As the world marks the tenth anniversary of the World Happiness Report, its authors are looking back and forward while maintaining their reporting of current well-being and broadening their analysis of the far-ranging effects of COVID-19.
Their measurement of subjective well-being relies on three main well-being indicators: life evaluations, positive emotions, and negative emotions. Happiness rankings are based on life evaluations as the more stable measure of the quality of people’s lives. In this year’s report, the authors are paying special attention to specific daily emotions to better track how COVID-19 has altered different aspects of life.
They are looking back at the evolution of life evaluations, and a number of emotions since the Gallup World Poll data first became available in 2005-2006. Using a wider range of emotional and other supports for life evaluations, they can distinguish a greater variety of global and regional trends. The authors have also used individual-level data from 2017 through 2021 to examine how life under COVID-19 has changed for people in different circumstances.
Overall levels of life evaluations have been fairly stable during the two years of COVID-19, matched by modest changes in the global rankings. Finland remains in the top position as the happiest in the world for the fifth year running, followed by Denmark in 2nd and all five Nordic countries among the top eight countries, joined by Switzerland, the Netherlands, and Luxembourg. France reached its highest ranking to date, at 20th, while Canada slipped to its lowest ranking ever, at 15th, just behind Germany at 14th, followed closely by the United States and the United Kingdom at 16th and 17th.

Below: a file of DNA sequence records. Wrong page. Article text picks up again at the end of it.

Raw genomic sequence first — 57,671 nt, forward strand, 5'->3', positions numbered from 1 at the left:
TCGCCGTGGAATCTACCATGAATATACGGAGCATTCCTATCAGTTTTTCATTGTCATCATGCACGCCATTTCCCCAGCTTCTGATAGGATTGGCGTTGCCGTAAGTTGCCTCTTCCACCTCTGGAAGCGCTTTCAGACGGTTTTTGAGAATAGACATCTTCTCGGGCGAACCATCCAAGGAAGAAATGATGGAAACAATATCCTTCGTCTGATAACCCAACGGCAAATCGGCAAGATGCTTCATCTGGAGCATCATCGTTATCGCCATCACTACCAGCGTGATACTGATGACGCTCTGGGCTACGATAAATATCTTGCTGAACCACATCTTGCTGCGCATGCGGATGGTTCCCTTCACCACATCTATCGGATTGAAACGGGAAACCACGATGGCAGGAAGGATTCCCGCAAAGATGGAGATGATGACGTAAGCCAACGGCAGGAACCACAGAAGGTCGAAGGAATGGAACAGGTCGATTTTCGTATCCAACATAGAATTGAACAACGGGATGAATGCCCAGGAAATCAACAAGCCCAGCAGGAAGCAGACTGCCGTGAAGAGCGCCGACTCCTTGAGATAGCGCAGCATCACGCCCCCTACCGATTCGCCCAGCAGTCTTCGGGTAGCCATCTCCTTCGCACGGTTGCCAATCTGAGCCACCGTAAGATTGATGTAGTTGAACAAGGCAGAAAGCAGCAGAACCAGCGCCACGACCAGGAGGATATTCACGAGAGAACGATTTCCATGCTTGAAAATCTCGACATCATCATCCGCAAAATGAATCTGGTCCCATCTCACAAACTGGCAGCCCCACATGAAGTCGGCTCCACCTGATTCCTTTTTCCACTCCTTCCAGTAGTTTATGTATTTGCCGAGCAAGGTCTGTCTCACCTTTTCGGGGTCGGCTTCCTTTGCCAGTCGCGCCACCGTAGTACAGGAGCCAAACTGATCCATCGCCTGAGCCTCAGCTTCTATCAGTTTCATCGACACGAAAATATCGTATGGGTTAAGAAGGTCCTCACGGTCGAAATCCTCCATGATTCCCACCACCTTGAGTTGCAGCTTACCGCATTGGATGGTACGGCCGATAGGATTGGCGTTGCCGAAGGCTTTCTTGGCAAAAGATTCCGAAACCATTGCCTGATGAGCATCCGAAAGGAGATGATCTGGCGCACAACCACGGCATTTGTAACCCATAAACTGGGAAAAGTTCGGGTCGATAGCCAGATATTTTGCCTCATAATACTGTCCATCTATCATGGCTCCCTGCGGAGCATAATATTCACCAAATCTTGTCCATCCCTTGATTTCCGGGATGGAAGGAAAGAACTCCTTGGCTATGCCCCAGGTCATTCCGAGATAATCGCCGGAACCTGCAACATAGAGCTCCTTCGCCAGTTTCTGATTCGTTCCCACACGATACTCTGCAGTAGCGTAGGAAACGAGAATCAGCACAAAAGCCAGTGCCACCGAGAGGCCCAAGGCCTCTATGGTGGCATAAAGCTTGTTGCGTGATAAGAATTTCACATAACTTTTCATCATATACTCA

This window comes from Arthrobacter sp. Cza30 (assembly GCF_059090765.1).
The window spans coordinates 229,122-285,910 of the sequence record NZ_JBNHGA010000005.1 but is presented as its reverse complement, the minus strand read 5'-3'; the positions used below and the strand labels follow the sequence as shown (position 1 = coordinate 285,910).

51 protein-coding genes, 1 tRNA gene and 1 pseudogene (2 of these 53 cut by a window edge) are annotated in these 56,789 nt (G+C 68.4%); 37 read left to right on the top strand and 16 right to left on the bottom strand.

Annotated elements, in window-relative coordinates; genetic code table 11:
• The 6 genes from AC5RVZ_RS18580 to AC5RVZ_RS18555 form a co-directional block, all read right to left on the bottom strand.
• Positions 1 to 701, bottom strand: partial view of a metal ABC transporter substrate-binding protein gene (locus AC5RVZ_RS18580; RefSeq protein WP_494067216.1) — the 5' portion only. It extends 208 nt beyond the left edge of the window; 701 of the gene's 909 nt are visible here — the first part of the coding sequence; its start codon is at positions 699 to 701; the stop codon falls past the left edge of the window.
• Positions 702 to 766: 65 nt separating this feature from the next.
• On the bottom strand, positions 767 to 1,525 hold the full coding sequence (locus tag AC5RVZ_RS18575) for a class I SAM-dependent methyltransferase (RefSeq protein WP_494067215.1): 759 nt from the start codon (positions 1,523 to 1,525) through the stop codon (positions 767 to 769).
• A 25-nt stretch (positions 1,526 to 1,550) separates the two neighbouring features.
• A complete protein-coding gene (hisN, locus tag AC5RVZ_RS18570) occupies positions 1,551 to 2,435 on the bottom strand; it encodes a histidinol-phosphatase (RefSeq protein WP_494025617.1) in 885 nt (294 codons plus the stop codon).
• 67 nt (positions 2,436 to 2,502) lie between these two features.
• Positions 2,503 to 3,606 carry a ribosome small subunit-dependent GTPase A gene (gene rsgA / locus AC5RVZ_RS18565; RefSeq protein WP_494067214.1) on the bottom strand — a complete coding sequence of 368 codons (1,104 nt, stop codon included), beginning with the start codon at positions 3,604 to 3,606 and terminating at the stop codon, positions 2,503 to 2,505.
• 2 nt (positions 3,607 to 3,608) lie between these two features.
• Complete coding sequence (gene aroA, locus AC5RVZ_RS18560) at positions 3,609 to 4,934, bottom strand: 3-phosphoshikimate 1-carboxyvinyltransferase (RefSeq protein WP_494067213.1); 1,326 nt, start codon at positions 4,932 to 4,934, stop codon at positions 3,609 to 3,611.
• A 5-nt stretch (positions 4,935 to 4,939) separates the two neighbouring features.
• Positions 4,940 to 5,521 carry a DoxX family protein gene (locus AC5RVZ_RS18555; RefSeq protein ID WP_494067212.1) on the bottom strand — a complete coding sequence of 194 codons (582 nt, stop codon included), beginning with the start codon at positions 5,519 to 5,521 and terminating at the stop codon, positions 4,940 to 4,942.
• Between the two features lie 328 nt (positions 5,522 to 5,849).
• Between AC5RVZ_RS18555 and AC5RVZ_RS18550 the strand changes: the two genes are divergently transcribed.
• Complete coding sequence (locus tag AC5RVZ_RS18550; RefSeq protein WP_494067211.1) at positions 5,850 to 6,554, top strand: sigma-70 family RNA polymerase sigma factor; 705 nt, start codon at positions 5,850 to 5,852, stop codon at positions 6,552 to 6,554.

The central finding continues to be the extent to which the quality of the social context, especially the extent to which people trust their governments and have trust in the benevolence of others, supports their happiness before, during, and after the pandemic. Countries where people trusted their governments and each other experienced lower COVID-19 death tolls, which set the stage for maintaining or rebuilding a sense of common purpose to deliver happier, healthier, and more sustainable lives.
Well-being inequality has generally grown since 2011, especially in Sub-Saharan Africa, MENA, Latin America, and South and Southeast Asia. Positive emotions have generally been twice as prevalent as negative ones. Over the past ten years, that gap has been narrowing, with enjoyment and laughter on a negative trend in most regions and worry and sadness on rising trends. Anger has remained low and stable on the global average, with large increases in South Asia and Sub-Saharan Africa offset by trend declines elsewhere.
Trust and benevolence have, if anything, become more important. Higher institutional trust continues to be linked to lower death rates from COVID-19 to a greater extent in 2021 than in 2020. The report’s three measures of prosocial behavior – donations, volunteering, and helping strangers showed increases in 2021 in every global region, often at remarkable rates not seen for other variables that were tracked before and during the pandemic.
Global benevolence increased remarkably in 2021, up by almost 25% of its pre-pandemic level, led by the helping of strangers, but with strong growth in donations and volunteering. The COVID-19 pandemic starting in 2020 has led to a 2021 pandemic of benevolence with equally global spread. We should all hope that the pandemic of benevolence will live far beyond COVID-19. If sustainable, this outpouring of kindness will provide grounds for hope and optimism in a world needing more of both.
Keep Reading about the World Happiness Report 2022 findings. Trends in Conceptions of Progress and Well-being